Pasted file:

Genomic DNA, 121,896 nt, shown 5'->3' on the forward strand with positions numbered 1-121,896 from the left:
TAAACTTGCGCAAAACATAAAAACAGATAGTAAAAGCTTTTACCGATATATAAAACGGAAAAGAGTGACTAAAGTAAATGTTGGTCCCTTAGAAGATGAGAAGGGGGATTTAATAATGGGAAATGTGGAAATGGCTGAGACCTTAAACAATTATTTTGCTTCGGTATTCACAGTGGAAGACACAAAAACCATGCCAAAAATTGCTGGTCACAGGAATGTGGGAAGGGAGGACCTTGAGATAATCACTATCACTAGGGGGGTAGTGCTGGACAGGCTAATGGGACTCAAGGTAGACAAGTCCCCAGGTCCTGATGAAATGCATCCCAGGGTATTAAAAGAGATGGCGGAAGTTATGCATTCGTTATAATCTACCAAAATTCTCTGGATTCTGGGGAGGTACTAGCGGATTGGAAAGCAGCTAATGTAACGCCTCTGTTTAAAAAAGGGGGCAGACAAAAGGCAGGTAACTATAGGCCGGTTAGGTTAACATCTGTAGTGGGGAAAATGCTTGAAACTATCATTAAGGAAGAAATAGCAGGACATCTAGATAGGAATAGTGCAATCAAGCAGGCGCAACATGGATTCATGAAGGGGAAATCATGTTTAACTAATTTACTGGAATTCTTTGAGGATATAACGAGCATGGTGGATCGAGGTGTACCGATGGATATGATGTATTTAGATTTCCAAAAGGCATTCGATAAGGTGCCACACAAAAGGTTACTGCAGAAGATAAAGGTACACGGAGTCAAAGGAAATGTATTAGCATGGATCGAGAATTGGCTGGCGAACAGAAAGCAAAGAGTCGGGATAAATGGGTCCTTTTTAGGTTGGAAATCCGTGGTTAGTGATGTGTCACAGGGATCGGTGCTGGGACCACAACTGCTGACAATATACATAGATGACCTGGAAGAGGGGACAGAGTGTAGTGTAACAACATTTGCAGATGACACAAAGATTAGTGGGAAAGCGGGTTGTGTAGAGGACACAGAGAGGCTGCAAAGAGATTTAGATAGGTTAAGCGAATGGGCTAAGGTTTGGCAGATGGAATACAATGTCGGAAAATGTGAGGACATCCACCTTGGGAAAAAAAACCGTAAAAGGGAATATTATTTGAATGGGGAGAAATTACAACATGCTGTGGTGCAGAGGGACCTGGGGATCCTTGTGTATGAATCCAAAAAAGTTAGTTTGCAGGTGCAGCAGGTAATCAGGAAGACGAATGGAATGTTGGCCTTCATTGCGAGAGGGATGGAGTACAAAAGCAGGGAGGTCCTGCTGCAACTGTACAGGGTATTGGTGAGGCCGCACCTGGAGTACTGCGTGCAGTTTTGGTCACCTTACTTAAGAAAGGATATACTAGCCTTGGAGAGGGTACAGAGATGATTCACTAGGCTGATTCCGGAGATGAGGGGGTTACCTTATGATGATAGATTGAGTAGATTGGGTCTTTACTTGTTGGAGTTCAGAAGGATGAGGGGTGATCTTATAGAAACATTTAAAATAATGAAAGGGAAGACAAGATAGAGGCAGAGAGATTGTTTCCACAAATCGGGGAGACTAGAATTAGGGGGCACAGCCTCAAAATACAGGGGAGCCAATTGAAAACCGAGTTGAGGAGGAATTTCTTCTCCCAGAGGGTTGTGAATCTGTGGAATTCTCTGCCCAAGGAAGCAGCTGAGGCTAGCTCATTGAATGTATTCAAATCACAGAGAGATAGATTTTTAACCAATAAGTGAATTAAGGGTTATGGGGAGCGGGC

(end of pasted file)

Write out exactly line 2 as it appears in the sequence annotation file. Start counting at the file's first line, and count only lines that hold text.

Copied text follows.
TAAACTTGCGCAAAACATAAAAACAGATAGTAAAAGCTTTTACCGATATATAAAACGGAAAAGAGTGACTAAAGTAAATGTTGGTCCCTTAGAAGATGAGAAGGGGGATTTAATAATGGGAAATGTGGAAATGGCTGAGACCTTAAACAATTATTTTGCTTCGGTATTCACAGTGGAAGACACAAAAACCATGCCAAAAATTGCTGGTCACAGGAATGTGGGAAGGGAGGACCTTGAGATAATCACTATCACTAGGGGGGTAGTGCTGGACAGGCTAATGGGACTCAAGGTAGACAAGTCCCCAGGTCCTGATGAAATGCATCCCAGGGTATTAAAAGAGATGGCGGAAGTTATGCATTCGTTATAATCTACCAAAATTCTCTGGATTCTGGGGAGGTACTAGCGGATTGGAAAGCAGCTAATGTAACGCCTCTGTTTAAAAAAGGGGGCAGACAAAAGGCAGGTAACTATAGGCCGGTTAGGTTAACATCTGTAGTGGGGAAAATGCTTGAAACTATCATTAAGGAAGAAATAGCAGGACATCTAGATAGGAATAGTGCAATCAAGCAGGCGCAACATGGATTCATGAAGGGGAAATCATGTTTAACTAATTTACTGGAATTCTTTGAGGATATAACGAGCATGGTGGATCGAGGTGTACCGATGGATATGATGTATTTAGATTTCCAAAAGGCATTCGATAAGGTGCCACACAAAAGGTTACTGCAGAAGATAAAGGTACACGGAGTCAAAGGAAATGTATTAGCATGGATCGAGAATTGGCTGGCGAACAGAAAGCAAAGAGTCGGGATAAATGGGTCCTTTTTAGGTTGGAAATCCGTGGTTAGTGATGTGTCACAGGGATCGGTGCTGGGACCACAACTGCTGACAATATACATAGATGACCTGGAAGAGGGGACAGAGTGTAGTGTAACAACATTTGCAGATGACACAAAGATTAGTGGGAAAGCGGGTTGTGTAGAGGACACAGAGAGGCTGCAAAGAGATTTAGATAGGTTAAGCGAATGGGCTAAGGTTTGGCAGATGGAATACAATGTCGGAAAATGTGAGGACATCCACCTTGGGAAAAAAAACCGTAAAAGGGAATATTATTTGAATGGGGAGAAATTACAACATGCTGTGGTGCAGAGGGACCTGGGGATCCTTGTGTATGAATCCAAAAAAGTTAGTTTGCAGGTGCAGCAGGTAATCAGGAAGACGAATGGAATGTTGGCCTTCATTGCGAGAGGGATGGAGTACAAAAGCAGGGAGGTCCTGCTGCAACTGTACAGGGTATTGGTGAGGCCGCACCTGGAGTACTGCGTGCAGTTTTGGTCACCTTACTTAAGAAAGGATATACTAGCCTTGGAGAGGGTACAGAGATGATTCACTAGGCTGATTCCGGAGATGAGGGGGTTACCTTATGATGATAGATTGAGTAGATTGGGTCTTTACTTGTTGGAGTTCAGAAGGATGAGGGGTGATCTTATAGAAACATTTAAAATAATGAAAGGGAAGACAAGATAGAGGCAGAGAGATTGTTTCCACAAATCGGGGAGACTAGAATTAGGGGGCACAGCCTCAAAATACAGGGGAGCCAATTGAAAACCGAGTTGAGGAGGAATTTCTTCTCCCAGAGGGTTGTGAATCTGTGGAATTCTCTGCCCAAGGAAGCAGCTGAGGCTAGCTCATTGAATGTATTCAAATCACAGAGAGATAGATTTTTAACCAATAAGTGAATTAAGGGTTATGGGGAGCGGGC